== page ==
Wednesday, February 19, 2014

Film Atlas (China): Raise the Red Lantern

Country: China
Title: Raise the Red Lantern / Da Hong Denglong Gaogao Gua (1991)
Raise the Red Lantern takes place during the 1930s, entirely within the compound of the wealthy Master Chen Zuoqian and follows the plight of the newly arrived Songlian (Gong Li), his latest concubine. Songlian was partway through a college education when her father died, leaving her with few options. She marries Chen, thirty years her senior, and moves into her own house within his walled estate. Red lanterns are lit at the house of the wife where Chen plans to sleep on a given night. The wife so favored, usually little more than a well-dressed prisoner, receives a modicum of power and influence, including the right to a special foot massage and the option to the set the menu. Songlian, now referred to as 4th mistress, immediately clashes with 3rd mistress, a former opera singer, and her own sullenly jealous servant Yan’er, who nurses an aspiration to be a concubine too. The elderly 1st mistress, who is content with the old traditions, ignores her, but Songlian meets and develops an imprudent crush on her son, the flute-playing Feipu. Her only consolation comes from the “Buddha-faced” 2nd mistress.

As the seasons of her first year turn over, Songlian finds it difficult to endure the stifling, empty life of a concubine and the relentless household intrigues. Outmaneuvered at every turn, she falls from favor and vents her anger by cruelly avenging herself on Yan’er. This last petty attempt to assert herself backfires, leaving her guilt-ridden. Chastened and depressed, Songlian celebrates her 20th birthday by wallowing in wine and self-pity, but a slip of the tongue while drunk sets in motion a final disaster. The film’s ending mirrors the beginning: the household welcomes the arrivals of a 5th mistress.

Raise the Red Lanterns is a film that works on a lot of levels: as a compelling narrative, an aesthetic spectacle, a historical snapshot, a feminist critique and a political statement. Its richness comes from the streamlined adaptation of author Su Tong’s book and Gong Li’s central performance, a delicate balancing act of suppressed emotions and sudden outbursts that reveal the psychological toll of concubine servitude without reducing her to mere ‘victim’ status. Though the loveless sexual duties are left off-screen, it can be little worse than the mistrust, jealousy and spite, the subtle but pervasive fear and the choking solitude and boredom that dominates the limited sphere of the mistresses’ lives. The risk of censorship means that the film is officially without agenda, but it’s no secret that it lends itself easily to comparisons with the dark side of China's recent history: the suffocating rigid hierarchy, the use of tradition as a form of control, the loss of both privacy and community in an environment where every friend can be an informer, the systemically encouraged competitiveness that directs aggression into in-fighting rather than rebellion.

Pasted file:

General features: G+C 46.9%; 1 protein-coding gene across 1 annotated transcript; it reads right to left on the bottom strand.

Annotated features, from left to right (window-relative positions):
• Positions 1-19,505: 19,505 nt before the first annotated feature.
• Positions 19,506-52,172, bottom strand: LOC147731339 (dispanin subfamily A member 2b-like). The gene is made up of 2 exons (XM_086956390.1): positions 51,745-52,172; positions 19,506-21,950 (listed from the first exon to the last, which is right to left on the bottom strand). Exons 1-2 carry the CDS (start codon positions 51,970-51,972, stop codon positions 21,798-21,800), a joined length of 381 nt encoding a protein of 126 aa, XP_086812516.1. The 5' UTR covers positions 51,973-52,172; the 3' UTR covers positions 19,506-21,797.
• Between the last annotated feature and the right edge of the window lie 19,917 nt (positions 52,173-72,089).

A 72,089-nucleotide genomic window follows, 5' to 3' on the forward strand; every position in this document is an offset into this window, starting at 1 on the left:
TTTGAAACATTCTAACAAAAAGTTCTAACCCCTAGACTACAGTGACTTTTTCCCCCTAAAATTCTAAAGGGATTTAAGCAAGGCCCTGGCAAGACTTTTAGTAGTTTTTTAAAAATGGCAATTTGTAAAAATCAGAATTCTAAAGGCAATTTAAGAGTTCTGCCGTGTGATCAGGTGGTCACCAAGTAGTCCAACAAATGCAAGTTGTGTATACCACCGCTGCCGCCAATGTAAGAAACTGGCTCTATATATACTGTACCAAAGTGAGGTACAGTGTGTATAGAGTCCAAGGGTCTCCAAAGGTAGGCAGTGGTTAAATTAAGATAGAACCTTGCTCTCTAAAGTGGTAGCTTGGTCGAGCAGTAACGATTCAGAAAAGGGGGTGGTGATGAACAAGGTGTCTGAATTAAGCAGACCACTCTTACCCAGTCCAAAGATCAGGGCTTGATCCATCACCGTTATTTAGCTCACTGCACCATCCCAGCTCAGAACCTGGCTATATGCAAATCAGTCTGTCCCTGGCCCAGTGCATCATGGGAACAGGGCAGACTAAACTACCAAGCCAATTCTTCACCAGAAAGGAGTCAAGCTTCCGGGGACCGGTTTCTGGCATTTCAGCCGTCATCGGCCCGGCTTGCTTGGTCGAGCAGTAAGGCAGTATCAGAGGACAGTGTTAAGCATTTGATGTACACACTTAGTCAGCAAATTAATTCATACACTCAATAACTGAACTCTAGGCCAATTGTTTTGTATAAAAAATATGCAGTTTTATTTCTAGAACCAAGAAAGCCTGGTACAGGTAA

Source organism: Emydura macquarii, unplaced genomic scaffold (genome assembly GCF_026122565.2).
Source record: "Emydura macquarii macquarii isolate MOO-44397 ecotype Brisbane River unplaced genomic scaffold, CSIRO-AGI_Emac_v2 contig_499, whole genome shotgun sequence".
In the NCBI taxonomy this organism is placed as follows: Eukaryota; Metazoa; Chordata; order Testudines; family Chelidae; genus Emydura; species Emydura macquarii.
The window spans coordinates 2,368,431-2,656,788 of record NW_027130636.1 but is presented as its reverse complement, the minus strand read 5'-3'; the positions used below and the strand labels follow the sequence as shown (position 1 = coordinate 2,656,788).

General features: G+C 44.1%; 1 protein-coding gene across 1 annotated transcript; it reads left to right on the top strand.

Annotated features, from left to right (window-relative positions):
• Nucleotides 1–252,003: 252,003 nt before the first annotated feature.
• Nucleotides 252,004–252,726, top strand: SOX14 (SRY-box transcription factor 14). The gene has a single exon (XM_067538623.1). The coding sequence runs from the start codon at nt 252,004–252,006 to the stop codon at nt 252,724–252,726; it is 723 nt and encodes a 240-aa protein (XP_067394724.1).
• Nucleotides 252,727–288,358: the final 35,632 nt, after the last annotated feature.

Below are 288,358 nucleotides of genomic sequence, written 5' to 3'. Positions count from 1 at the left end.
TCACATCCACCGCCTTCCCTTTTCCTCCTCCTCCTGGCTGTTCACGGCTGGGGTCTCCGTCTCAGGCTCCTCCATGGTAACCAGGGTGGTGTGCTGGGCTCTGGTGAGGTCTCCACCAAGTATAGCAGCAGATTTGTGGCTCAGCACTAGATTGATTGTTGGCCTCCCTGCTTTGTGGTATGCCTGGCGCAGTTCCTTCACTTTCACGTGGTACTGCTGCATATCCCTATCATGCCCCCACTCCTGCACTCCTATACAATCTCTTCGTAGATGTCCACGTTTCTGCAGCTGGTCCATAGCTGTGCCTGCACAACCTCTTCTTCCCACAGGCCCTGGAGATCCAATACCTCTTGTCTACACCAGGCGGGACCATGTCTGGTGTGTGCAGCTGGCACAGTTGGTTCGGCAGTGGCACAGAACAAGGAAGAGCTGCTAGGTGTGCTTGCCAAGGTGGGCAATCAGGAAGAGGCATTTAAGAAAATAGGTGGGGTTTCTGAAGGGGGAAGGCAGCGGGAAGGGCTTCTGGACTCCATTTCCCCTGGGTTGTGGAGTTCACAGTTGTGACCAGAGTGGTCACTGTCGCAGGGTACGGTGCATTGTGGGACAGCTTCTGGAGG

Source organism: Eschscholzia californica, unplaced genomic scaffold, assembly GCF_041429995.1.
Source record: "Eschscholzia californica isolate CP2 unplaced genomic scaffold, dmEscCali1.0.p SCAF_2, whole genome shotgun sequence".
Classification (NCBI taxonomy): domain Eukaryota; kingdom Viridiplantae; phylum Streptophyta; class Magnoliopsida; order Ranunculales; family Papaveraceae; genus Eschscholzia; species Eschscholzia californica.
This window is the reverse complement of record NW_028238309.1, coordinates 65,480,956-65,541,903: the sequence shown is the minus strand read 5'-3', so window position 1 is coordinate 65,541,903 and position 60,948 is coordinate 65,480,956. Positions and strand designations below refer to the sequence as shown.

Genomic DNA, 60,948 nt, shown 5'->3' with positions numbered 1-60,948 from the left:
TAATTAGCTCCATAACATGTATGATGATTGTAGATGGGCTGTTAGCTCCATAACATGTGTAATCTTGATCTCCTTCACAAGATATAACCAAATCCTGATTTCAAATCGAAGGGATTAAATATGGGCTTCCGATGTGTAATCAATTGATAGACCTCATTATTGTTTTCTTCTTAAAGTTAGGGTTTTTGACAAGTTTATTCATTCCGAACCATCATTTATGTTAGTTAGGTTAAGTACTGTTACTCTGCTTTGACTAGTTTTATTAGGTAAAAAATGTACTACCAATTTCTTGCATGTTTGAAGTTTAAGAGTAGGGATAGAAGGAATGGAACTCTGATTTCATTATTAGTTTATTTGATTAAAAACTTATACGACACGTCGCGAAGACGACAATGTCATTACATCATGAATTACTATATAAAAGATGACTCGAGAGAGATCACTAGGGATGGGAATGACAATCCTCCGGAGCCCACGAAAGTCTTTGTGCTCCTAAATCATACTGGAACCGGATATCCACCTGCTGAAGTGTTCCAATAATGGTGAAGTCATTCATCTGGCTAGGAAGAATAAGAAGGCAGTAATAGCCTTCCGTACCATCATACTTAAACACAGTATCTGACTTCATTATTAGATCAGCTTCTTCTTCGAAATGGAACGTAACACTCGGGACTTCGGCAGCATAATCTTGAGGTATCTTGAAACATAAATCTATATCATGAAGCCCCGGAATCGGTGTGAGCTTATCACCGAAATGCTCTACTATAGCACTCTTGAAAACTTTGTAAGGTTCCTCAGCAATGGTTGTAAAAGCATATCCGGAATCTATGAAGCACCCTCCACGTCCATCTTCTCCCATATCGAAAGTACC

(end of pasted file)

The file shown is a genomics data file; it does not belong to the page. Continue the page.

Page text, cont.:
But for all that the film is also a triumph of the visual arts. Acclaimed filmmaker Zhang Yimou’s strict architectural compositions and ruler-straight angles, not to mention the absence of any exterior shots beyond the compound, enforce the shackled atmosphere, and yet all the while he's also seducing us. The meticulous art direction, from silks to shingles, plunges the viewer into luxury and elegance that is hard not to admire (though some critics have accused Zhang of pandering to foreign demand for Orientalism). Red, a color already deeply associated with both China and Zhang personally (see his debut film, Red Sorghum) takes on a spectrum of meanings too plentiful to analyze here, but its sheer visual impact in the hands of his cinematographer is reason enough to see the film.

Zhang Yimou is easily China’s best-known director abroad, introducing the world to the so-called Chinese Fifth Generation: the first wave of filmmakers to emerge following the Cultural Revolution (other members include Chen Kaige and Tian Zhuangzhuang). However, since the turn-of-the-millennium The Sixth Generation, who tend to focus on gritty urban settings and contemporary issues like crime and globalization, have captured the spotlight. I considered Sixth Generation masterpieces like Jiang Wen’s ‘In the Heat of the Sun’ and ‘Devils on the Doorstep’ or any of several great films by the sly slow-cinema maverick Jia Zhangke for my review, but ultimately I came back to ‘Raise the Red Lanterns’. It is long overdue for a blu-ray release and a resurgence in popularity.

My Favorites:
Raise the Red Lantern
Crouching Tiger Hidden Dragon
Devil on the Doorstep
Black Coal, Thin Ice
Lust Caution
A Touch of Sin
The Goddess (1934)
Still Life (2006)
In the Heat of the Sun
Summer Palace
Farewell My Concubine
Red Sorghum
Suzhou River
The Story of Qiu Ju
Blind Shaft
City of Life and Death
The World (2004)
Tie Xi Qu: West of the Tracks
Hibiscus Town

Major Directors:
Chen Kaige, Jiang Wen, Jin Xie, Lou Ye, Zhang Yimou, Jia Zhangke, Tian Zhuangzhuang

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